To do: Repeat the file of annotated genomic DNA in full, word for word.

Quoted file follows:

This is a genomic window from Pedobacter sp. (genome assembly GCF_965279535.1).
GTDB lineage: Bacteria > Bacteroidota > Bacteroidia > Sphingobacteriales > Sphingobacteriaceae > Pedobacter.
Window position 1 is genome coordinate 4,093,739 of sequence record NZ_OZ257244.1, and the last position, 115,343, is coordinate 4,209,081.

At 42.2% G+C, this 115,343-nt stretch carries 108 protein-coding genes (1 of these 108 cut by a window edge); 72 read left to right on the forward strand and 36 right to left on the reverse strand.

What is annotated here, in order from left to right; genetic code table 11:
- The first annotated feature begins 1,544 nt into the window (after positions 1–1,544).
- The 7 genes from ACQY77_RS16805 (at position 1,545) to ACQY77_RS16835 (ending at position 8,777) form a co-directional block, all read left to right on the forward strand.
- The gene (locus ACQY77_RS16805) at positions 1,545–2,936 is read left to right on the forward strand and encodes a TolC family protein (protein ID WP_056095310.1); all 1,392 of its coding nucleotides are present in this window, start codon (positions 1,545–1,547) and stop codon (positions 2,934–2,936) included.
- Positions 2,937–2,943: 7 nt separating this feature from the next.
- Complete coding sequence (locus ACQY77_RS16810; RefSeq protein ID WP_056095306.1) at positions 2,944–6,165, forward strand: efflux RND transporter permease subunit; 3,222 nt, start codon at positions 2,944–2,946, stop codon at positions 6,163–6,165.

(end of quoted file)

This is a genomic window from Pedobacter sp. (genome assembly GCF_965279535.1).
GTDB lineage: Bacteria > Bacteroidota > Bacteroidia > Sphingobacteriales > Sphingobacteriaceae > Pedobacter.
Window position 1 is genome coordinate 4,093,739 of sequence record NZ_OZ257244.1, and the last position, 115,343, is coordinate 4,209,081.

At 42.2% G+C, this 115,343-nt stretch carries 108 protein-coding genes (1 of these 108 cut by a window edge); 72 read left to right on the forward strand and 36 right to left on the reverse strand.

What is annotated here, in order from left to right; genetic code table 11:
- The first annotated feature begins 1,544 nt into the window (after positions 1–1,544).
- The 7 genes from ACQY77_RS16805 (at position 1,545) to ACQY77_RS16835 (ending at position 8,777) form a co-directional block, all read left to right on the forward strand.
- The gene (locus ACQY77_RS16805) at positions 1,545–2,936 is read left to right on the forward strand and encodes a TolC family protein (protein ID WP_056095310.1); all 1,392 of its coding nucleotides are present in this window, start codon (positions 1,545–1,547) and stop codon (positions 2,934–2,936) included.
- Positions 2,937–2,943: 7 nt separating this feature from the next.
- Complete coding sequence (locus ACQY77_RS16810; RefSeq protein ID WP_056095306.1) at positions 2,944–6,165, forward strand: efflux RND transporter permease subunit; 3,222 nt, start codon at positions 2,944–2,946, stop codon at positions 6,163–6,165.